Moscow aside, this map is impressive in its details. The villages and towns are impressively detailed, the forests are denser than those at Stalingrad, and indeed the whole map has a different aesthetic quality to it than the Stalingrad map that we’re familiar with.
Airbases are similarly detailed with good texturing details (not the best but good) and more object complexity. There are larger scale hangars in the Moscow area than Stalingrad and the detailing on the map reflects it.
New atmospheric fogging effects at low altitude during dawn and dusk are also a small but subtle way that makes this game even more beautiful than it was in the past.
The campaign, break it to me doc!
So… the campaign. Is it good? The answer is: it depends.
Battle of Stalingrad released with a fairly basic single player campaign that offered easy access to a series of missions for whatever plane they wanted. Rather than be locked into a single type or option, the campaign let you generate whatever mission and fly whatever plane you wanted (assuming you had unlocked them).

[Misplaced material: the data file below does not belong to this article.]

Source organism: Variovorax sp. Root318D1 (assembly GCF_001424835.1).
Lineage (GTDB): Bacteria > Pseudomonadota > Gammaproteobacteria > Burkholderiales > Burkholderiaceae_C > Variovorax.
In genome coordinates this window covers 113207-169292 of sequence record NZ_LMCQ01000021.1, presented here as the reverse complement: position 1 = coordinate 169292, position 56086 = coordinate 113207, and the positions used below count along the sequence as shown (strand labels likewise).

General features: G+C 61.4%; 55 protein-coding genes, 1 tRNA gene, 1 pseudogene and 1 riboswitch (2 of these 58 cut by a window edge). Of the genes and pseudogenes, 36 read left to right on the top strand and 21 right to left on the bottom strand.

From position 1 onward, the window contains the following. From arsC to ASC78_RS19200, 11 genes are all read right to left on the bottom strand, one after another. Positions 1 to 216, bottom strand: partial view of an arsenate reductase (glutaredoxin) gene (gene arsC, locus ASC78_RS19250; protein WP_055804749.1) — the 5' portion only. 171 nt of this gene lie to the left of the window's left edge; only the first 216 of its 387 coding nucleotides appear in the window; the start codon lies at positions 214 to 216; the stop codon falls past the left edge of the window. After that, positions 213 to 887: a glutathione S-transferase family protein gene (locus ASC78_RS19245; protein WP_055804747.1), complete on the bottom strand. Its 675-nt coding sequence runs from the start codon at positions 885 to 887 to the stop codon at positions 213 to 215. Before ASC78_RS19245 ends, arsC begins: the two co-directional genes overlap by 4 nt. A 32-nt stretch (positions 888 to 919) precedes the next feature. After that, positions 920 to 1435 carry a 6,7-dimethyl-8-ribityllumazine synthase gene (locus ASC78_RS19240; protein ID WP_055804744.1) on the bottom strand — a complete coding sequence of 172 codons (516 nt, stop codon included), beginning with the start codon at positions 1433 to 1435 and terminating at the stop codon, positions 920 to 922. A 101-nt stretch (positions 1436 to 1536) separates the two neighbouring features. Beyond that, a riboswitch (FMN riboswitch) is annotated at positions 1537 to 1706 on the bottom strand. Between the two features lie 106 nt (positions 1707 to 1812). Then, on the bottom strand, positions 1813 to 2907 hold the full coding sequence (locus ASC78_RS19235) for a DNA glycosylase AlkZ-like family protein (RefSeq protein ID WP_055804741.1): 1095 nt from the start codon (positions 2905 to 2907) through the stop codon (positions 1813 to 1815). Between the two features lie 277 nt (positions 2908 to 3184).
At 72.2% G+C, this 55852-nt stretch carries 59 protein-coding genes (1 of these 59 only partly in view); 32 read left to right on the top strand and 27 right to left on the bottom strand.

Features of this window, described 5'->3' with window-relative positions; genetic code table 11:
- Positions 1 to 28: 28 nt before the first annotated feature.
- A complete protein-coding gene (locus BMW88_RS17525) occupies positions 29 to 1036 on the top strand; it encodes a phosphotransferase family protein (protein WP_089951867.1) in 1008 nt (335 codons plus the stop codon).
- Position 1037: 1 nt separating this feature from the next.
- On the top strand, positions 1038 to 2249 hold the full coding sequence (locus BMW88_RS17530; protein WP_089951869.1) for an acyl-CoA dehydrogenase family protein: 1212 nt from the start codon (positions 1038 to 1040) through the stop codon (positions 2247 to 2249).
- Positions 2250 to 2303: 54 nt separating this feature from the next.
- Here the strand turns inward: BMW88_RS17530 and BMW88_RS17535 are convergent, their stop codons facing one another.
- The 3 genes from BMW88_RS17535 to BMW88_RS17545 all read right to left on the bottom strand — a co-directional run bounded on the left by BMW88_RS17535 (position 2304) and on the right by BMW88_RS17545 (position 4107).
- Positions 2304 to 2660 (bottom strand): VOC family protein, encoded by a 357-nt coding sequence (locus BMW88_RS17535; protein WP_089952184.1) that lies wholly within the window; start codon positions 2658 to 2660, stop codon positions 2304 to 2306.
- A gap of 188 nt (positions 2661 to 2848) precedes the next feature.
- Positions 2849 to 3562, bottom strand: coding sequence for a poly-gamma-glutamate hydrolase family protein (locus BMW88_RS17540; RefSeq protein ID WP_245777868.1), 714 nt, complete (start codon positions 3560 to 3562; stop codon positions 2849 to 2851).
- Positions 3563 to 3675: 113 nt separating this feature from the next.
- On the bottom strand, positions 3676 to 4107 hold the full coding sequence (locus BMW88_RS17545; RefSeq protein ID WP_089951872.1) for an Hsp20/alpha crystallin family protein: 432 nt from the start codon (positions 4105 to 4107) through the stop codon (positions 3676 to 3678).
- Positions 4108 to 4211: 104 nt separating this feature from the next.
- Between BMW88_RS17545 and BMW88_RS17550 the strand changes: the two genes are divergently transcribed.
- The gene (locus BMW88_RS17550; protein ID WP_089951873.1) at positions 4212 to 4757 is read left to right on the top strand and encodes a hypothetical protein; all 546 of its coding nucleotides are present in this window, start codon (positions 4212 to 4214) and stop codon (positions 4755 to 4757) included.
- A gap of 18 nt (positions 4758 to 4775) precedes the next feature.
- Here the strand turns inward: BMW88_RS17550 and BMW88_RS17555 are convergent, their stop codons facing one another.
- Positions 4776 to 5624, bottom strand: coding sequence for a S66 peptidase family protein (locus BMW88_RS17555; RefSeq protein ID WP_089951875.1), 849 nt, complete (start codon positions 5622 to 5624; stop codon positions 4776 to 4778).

The Moscow campaign has a near identical approach. What it benefits from is increased diversity. The missions themselves are more random with greater chances of random occurrences and interception by enemy or friendly forces enroute to target or even a long time after. Players have been jumped shortly after takeoff and soon before landing adding to the challenge and interest.
If you hated the premise of the old one, then the new one doesn’t do much to change that. There is no pilot narrative and unit/squadron identities are not something that gets any play. What you do have is a good progression of missions through the Moscow campaign (from autumn to winter) with an endlessly replayable random mission generator.
New 64bit Client